Communication Between Opposing Parties
Opinion rules that an attorney may acquiesce in a client's communication with an opposing party who is represented without the other attorney's consent, but may not actively encourage or participate in such communication.
Editor's Note: But see Rule 4.2(a) of the Revised Rules.
Attorney A represented a passenger who suffered serious injuries when thrown from an auto driven by a fraternity friend who was represented by Attorney B. Attorney B also represented the father of the driver under family purpose allegations. Attorney C represented the liability carrier. The injuries sustained by the plaintiff were severe and the liability carrier indicated that it would pay its limits. The principal issue was the contribution of the driver and his father. A few days before the scheduled trial and after inconclusive negotiations between the attorneys on the excess aspect, Attorney B permitted his client, the driver, to telephone Attorney A's client who was a military officer in another state in an effort to negotiate a settlement. Attorney A had no knowledge of the communication until receiving a call from his client. Confusion resulted over what the plaintiff agreed to accept. Attorney A protested to Attorneys B and C concerning the direct communication with his client. Again, without the knowledge of Attorney A but with the permission of Attorney B, the defendant-driver contacted Attorney A's client and attempted to resolve the amount and method of paying the excess.
Is it permissible for an attorney to allow his client to contact the adverse party and attempt to negotiate settlement without the knowledge or permission of the attorney for the adverse party, even though at one time the parties may have been close friends?
Yes. Opposing parties themselves may communicate with each other with or without the consent of their lawyers about any matters they deem appropriate. Such communications may include efforts to negotiate a resolution of a controversy between the parties, the results of which may be reported to the parties' lawyers. At the same time Rule 7.4(a) provides: "During the course of his representation of a client, a lawyer shall not: (1) communicate or cause another to communicate on the subject of the representation with a party he knows to be represented by a lawyer in that matter unless he has the prior consent of the lawyer representing such other party or is authorized by law to do so." Although client contact with the opposing represented party can be allowed or permitted by the attorney, the attorney cannot cause (by active encouragement, client preparation, or personal participation) such communication so as to accomplish indirectly what he or she could not do directly due to the prohibition of Rule 7.4(a). The lawyer must be careful to distinguish between active encouragement and participation on the one hand and passive acquiescence on the other. It is improper for the attorney to use his or her client as an agent, or to use any other actual agent of the attorney, to communicate with the opposing represented party in violation of Rule 7.4(a).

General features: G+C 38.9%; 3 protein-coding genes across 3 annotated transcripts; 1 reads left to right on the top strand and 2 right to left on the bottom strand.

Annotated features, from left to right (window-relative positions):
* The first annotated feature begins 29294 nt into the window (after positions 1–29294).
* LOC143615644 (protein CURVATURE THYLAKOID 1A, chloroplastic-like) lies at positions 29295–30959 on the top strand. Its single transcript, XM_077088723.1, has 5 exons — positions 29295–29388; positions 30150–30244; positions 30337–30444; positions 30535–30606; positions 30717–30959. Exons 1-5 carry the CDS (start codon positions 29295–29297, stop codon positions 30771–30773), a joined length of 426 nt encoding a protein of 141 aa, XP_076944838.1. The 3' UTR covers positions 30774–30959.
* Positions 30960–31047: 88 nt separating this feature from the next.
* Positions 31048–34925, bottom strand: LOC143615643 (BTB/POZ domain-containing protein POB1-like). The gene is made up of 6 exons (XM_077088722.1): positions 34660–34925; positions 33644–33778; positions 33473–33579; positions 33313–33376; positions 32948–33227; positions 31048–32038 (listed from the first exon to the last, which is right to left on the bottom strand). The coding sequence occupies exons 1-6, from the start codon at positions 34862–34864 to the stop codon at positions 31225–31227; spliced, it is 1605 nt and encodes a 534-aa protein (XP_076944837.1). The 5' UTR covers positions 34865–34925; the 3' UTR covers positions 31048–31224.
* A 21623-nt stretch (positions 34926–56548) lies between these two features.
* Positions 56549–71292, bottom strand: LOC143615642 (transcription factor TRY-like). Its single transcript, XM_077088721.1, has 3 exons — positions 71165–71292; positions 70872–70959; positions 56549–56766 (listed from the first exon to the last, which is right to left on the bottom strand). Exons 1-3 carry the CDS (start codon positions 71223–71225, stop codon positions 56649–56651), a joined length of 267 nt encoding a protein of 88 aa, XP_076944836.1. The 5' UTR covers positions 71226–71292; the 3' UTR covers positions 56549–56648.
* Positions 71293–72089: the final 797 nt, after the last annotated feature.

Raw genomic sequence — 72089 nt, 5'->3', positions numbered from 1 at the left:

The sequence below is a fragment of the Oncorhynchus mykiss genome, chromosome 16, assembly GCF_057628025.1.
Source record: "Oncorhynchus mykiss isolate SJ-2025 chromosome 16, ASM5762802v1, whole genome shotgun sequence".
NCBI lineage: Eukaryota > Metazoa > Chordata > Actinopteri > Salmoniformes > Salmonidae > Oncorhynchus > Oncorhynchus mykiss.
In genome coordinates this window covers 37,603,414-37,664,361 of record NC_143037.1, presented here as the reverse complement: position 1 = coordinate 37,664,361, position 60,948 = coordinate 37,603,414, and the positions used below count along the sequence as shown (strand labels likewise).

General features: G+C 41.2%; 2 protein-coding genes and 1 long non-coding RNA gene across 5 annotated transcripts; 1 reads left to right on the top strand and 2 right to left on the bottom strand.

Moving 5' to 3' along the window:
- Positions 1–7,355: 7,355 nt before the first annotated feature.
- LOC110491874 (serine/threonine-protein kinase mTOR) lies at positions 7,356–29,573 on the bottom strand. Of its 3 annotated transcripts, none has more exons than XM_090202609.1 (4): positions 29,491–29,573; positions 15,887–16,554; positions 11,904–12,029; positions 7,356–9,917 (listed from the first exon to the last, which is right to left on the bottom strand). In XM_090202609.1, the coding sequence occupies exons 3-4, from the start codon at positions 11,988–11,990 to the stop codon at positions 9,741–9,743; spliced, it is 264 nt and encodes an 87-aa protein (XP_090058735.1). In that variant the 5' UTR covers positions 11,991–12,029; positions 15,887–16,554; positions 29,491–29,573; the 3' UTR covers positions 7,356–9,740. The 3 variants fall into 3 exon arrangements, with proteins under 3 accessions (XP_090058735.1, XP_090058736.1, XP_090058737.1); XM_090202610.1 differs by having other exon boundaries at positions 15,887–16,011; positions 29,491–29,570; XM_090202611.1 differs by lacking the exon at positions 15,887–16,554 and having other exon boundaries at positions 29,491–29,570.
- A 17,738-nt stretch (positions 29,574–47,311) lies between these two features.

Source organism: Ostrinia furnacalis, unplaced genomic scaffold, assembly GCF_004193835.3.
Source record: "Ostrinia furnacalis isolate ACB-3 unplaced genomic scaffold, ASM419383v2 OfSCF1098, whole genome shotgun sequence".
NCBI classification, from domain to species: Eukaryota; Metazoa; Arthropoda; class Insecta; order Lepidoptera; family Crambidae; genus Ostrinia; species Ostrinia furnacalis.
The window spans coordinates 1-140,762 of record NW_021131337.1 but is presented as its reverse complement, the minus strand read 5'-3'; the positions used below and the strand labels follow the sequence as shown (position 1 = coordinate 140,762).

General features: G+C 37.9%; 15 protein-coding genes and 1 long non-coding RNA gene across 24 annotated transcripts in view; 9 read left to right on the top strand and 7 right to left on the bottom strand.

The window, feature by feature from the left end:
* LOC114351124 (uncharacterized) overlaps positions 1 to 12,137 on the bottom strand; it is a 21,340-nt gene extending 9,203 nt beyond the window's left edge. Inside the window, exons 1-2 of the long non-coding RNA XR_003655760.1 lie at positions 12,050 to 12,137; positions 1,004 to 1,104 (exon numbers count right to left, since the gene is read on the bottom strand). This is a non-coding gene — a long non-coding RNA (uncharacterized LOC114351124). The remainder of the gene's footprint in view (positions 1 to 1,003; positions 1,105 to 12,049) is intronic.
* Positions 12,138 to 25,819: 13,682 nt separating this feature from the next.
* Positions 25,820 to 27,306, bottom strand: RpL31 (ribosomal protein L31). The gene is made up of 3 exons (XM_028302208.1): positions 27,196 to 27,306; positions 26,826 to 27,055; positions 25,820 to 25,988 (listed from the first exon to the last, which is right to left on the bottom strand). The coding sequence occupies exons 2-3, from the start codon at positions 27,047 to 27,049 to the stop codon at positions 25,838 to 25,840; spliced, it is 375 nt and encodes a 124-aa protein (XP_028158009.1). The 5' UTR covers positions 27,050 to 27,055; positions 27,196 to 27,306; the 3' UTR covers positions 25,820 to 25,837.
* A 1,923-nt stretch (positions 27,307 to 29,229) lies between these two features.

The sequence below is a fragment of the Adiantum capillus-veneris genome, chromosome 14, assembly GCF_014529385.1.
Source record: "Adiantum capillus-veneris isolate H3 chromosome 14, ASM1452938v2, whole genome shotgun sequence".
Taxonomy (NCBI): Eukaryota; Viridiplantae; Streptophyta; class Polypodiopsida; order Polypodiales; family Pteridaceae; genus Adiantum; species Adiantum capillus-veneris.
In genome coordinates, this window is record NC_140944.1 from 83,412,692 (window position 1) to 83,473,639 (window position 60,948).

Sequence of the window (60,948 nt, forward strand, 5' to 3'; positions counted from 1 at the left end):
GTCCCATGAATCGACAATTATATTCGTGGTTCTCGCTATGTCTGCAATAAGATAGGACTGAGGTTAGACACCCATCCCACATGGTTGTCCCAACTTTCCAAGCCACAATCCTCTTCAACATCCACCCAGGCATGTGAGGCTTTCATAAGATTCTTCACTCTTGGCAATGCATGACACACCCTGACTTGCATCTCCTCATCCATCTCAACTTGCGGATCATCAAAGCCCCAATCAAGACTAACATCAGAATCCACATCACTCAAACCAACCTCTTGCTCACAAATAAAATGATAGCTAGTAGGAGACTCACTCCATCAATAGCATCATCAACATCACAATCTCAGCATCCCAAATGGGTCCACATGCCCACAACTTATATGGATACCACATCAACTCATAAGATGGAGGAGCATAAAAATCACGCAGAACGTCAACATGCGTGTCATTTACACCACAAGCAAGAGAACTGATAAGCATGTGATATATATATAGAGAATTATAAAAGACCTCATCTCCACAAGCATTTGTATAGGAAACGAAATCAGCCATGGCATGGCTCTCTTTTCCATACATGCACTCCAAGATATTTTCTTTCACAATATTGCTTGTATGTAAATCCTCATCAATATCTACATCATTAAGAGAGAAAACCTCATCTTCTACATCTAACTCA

This opinion supersedes CPR 150.